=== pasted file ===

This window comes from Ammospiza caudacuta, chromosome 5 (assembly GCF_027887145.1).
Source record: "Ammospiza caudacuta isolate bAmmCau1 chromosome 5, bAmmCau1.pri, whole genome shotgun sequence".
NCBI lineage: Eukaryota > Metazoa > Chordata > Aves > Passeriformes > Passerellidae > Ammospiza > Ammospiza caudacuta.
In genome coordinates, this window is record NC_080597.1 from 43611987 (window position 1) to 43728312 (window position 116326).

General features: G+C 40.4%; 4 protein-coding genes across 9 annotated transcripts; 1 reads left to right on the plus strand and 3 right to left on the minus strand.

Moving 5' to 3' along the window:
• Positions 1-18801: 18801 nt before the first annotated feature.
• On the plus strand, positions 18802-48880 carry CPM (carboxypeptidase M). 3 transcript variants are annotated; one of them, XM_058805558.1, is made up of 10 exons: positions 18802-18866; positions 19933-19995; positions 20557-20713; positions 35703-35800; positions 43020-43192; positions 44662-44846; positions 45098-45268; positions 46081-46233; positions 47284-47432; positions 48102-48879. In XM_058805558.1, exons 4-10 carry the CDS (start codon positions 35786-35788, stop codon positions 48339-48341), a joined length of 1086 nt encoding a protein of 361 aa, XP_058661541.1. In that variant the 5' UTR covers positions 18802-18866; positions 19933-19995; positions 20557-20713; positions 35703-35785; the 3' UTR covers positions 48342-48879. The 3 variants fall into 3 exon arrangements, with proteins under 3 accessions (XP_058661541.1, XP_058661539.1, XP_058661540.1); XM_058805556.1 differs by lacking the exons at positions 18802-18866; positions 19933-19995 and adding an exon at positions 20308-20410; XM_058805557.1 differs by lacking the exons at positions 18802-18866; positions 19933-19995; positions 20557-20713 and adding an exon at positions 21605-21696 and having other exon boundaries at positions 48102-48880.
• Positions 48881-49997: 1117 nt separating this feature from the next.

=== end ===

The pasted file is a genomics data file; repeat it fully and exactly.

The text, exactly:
This window comes from Ammospiza caudacuta, chromosome 5 (assembly GCF_027887145.1).
Source record: "Ammospiza caudacuta isolate bAmmCau1 chromosome 5, bAmmCau1.pri, whole genome shotgun sequence".
NCBI lineage: Eukaryota > Metazoa > Chordata > Aves > Passeriformes > Passerellidae > Ammospiza > Ammospiza caudacuta.
In genome coordinates, this window is record NC_080597.1 from 43611987 (window position 1) to 43728312 (window position 116326).

General features: G+C 40.4%; 4 protein-coding genes across 9 annotated transcripts; 1 reads left to right on the plus strand and 3 right to left on the minus strand.

Moving 5' to 3' along the window:
• Positions 1-18801: 18801 nt before the first annotated feature.
• On the plus strand, positions 18802-48880 carry CPM (carboxypeptidase M). 3 transcript variants are annotated; one of them, XM_058805558.1, is made up of 10 exons: positions 18802-18866; positions 19933-19995; positions 20557-20713; positions 35703-35800; positions 43020-43192; positions 44662-44846; positions 45098-45268; positions 46081-46233; positions 47284-47432; positions 48102-48879. In XM_058805558.1, exons 4-10 carry the CDS (start codon positions 35786-35788, stop codon positions 48339-48341), a joined length of 1086 nt encoding a protein of 361 aa, XP_058661541.1. In that variant the 5' UTR covers positions 18802-18866; positions 19933-19995; positions 20557-20713; positions 35703-35785; the 3' UTR covers positions 48342-48879. The 3 variants fall into 3 exon arrangements, with proteins under 3 accessions (XP_058661541.1, XP_058661539.1, XP_058661540.1); XM_058805556.1 differs by lacking the exons at positions 18802-18866; positions 19933-19995 and adding an exon at positions 20308-20410; XM_058805557.1 differs by lacking the exons at positions 18802-18866; positions 19933-19995; positions 20557-20713 and adding an exon at positions 21605-21696 and having other exon boundaries at positions 48102-48880.
• Positions 48881-49997: 1117 nt separating this feature from the next.